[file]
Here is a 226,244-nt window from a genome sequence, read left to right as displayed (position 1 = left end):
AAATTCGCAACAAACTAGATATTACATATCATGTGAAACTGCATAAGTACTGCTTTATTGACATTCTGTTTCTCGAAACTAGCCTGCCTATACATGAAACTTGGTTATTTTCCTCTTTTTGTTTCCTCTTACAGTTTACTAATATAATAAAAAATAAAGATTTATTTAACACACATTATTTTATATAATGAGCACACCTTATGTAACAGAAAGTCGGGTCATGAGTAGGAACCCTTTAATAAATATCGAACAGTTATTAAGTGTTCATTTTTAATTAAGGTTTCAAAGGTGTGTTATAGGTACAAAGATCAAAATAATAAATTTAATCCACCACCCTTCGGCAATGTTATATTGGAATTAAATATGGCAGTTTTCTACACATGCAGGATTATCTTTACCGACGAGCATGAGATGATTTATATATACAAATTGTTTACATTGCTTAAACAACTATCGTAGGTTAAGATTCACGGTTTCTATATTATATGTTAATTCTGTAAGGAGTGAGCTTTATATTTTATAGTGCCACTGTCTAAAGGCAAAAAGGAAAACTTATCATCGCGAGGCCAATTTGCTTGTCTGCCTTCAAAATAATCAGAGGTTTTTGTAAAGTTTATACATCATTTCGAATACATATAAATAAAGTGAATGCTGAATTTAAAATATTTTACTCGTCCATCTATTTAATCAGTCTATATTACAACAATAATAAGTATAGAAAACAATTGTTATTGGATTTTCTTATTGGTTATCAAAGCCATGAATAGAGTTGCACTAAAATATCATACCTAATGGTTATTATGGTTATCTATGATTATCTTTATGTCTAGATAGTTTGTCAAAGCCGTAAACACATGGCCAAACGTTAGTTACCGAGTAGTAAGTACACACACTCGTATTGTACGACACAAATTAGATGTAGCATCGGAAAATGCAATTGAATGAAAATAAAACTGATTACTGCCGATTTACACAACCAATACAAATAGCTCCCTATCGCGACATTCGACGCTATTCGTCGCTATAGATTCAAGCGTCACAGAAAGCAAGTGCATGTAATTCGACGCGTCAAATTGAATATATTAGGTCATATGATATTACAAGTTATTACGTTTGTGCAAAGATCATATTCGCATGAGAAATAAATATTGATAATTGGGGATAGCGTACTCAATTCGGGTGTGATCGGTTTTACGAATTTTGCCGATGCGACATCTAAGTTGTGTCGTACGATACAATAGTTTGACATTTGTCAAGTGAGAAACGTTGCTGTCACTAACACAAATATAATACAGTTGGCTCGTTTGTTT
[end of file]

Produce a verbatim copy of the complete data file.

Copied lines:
Here is a 226,244-nt window from a genome sequence, read left to right as displayed (position 1 = left end):
AAATTCGCAACAAACTAGATATTACATATCATGTGAAACTGCATAAGTACTGCTTTATTGACATTCTGTTTCTCGAAACTAGCCTGCCTATACATGAAACTTGGTTATTTTCCTCTTTTTGTTTCCTCTTACAGTTTACTAATATAATAAAAAATAAAGATTTATTTAACACACATTATTTTATATAATGAGCACACCTTATGTAACAGAAAGTCGGGTCATGAGTAGGAACCCTTTAATAAATATCGAACAGTTATTAAGTGTTCATTTTTAATTAAGGTTTCAAAGGTGTGTTATAGGTACAAAGATCAAAATAATAAATTTAATCCACCACCCTTCGGCAATGTTATATTGGAATTAAATATGGCAGTTTTCTACACATGCAGGATTATCTTTACCGACGAGCATGAGATGATTTATATATACAAATTGTTTACATTGCTTAAACAACTATCGTAGGTTAAGATTCACGGTTTCTATATTATATGTTAATTCTGTAAGGAGTGAGCTTTATATTTTATAGTGCCACTGTCTAAAGGCAAAAAGGAAAACTTATCATCGCGAGGCCAATTTGCTTGTCTGCCTTCAAAATAATCAGAGGTTTTTGTAAAGTTTATACATCATTTCGAATACATATAAATAAAGTGAATGCTGAATTTAAAATATTTTACTCGTCCATCTATTTAATCAGTCTATATTACAACAATAATAAGTATAGAAAACAATTGTTATTGGATTTTCTTATTGGTTATCAAAGCCATGAATAGAGTTGCACTAAAATATCATACCTAATGGTTATTATGGTTATCTATGATTATCTTTATGTCTAGATAGTTTGTCAAAGCCGTAAACACATGGCCAAACGTTAGTTACCGAGTAGTAAGTACACACACTCGTATTGTACGACACAAATTAGATGTAGCATCGGAAAATGCAATTGAATGAAAATAAAACTGATTACTGCCGATTTACACAACCAATACAAATAGCTCCCTATCGCGACATTCGACGCTATTCGTCGCTATAGATTCAAGCGTCACAGAAAGCAAGTGCATGTAATTCGACGCGTCAAATTGAATATATTAGGTCATATGATATTACAAGTTATTACGTTTGTGCAAAGATCATATTCGCATGAGAAATAAATATTGATAATTGGGGATAGCGTACTCAATTCGGGTGTGATCGGTTTTACGAATTTTGCCGATGCGACATCTAAGTTGTGTCGTACGATACAATAGTTTGACATTTGTCAAGTGAGAAACGTTGCTGTCACTAACACAAATATAATACAGTTGGCTCGTTTGTTT